After a night of restless sleep, it is difficult to approach the day with an elated state of mind. A lack of deep sleep promotes exhaustion, which promotes an edginess that, when provoked, transforms into unintentional aggression. Even in a more tranquil environment or during a mild interaction, aggression can rear its hideous head, striking at the smallest annoyance.

For most of us, these restless nights of sleep are few and far between, occurring infrequently and, therefore, these moments are more subdued. Now, imagine that these restless nights happen every night. Not only will the hostile outbursts be more frequent, they contribute to the onset of a perilous cycle that feels impossible to break. A lack of sleep creates more mental tension, which, then, causes us to perceive sleep as a burden rather than as a time to refresh. And as detailed in this article in the journal of Psychology of Violence, scientists suggest that sleep problems play a far greater role in aggression than researchers previously thought.

This is what could be happening to your child. Have you noticed that they have been more temperamental than usual – or their tantrums are unceasingly consistent, occurring daily? Don’t peg this as a “phase” or shrug it off as a problematic personality trait of your child. These behavioral fits could be a cry for help.

There is a plethora of reasons why your child is persistently experiencing restless nights. To diagnose the underlying issues, it is important that you start to pay attention to their sleep patterns and make note of any abnormalities, inconsistencies, or anything that just “doesn’t seem good.” Do they primarily breathe through their mouth? Do they snore rather aggressively? Have you noticed pauses in their breathing as they sleep, as in they are experiencing moments when they aren’t breathing at all? These could be serious side effects of a condition known as sleep-disordered breathing.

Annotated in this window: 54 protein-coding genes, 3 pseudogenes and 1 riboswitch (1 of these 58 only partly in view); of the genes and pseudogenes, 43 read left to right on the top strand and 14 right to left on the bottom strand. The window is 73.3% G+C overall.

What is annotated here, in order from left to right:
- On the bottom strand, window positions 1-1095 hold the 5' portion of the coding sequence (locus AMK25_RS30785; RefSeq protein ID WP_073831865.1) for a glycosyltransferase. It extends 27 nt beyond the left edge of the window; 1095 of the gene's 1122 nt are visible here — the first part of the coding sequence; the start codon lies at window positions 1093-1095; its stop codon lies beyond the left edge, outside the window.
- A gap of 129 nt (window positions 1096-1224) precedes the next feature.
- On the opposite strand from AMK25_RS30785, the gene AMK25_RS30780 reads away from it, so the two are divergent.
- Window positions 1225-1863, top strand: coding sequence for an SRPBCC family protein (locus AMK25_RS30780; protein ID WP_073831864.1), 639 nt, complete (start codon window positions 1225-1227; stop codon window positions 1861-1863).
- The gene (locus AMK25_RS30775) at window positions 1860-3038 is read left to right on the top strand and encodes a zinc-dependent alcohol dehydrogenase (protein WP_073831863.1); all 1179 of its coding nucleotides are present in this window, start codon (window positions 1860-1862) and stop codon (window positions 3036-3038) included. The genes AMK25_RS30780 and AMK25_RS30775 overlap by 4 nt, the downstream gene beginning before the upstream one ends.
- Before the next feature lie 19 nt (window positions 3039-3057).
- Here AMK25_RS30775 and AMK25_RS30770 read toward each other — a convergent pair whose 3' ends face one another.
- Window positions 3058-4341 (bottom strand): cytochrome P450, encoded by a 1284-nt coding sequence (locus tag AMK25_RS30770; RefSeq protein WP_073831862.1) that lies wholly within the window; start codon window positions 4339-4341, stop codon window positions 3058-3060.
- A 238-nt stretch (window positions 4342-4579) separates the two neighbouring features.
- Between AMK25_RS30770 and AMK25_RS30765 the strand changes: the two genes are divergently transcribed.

This condition can occur due to many different reasons. Malocclusion, or the unhealthy alignment of the teeth or jaw, is not only a major contributor to this condition, it is oftentimes the most overlooked contributing issue, yet it requires the most conservative approach to treatment relative to the other surgical or pharmaceutical treatment plans.

If your child’s teeth, jaw, or airway are poorly developed or in an unhealthy position, it can result in a restricted airway that makes it difficult to breathe during sleep. This restriction in the airway prevents them from experiencing the deep sleep that their brain requires in order to wake up feeling revitalized the next morning. Over 11,000 children who have been diagnosed with sleep-disordered breathing have exhibited behavioral issues such as severe aggression, with other risk factors including negative effects on a child’s behavioral, emotional, and cognitive development.

If this is difficult to envision, imagine this: every night you are to go to sleep, you are given a straw to breathe in and out of through your mouth and you get no other oxygen – this is a restricted airway. On top of that, you are spontaneously woken up 3-4 times every hour, which is what happens when the body wakes itself up to jolt the jaw, open the airway, and introduce more oxygen. How would you feel after that “night of rest”? Your behavior might be comparable to a grumpy toddler as well. And due to their age, kids don’t have the benefit of drinking coffee to overcome a poor night of sleep. So, how is it their fault they are struggling to be well-behaved and happy when they are only running on fumes?

Once identified, it is recommended to partner with a healthcare provider team that specializes in the treatment of patients, specifically children, with sleep-disordered breathing. With the correct diagnosis and corresponding treatment plan, the outcome of the conservative therapy should be predictable and it should have a significant effect on the quality of life of your child. Not only will they experience a full night of sleep, you will notice their aggressive tendencies dramatically decrease, allowing them to shed the wall they have built up around themselves that was masking their true personality and hindering their ability to feel at peace.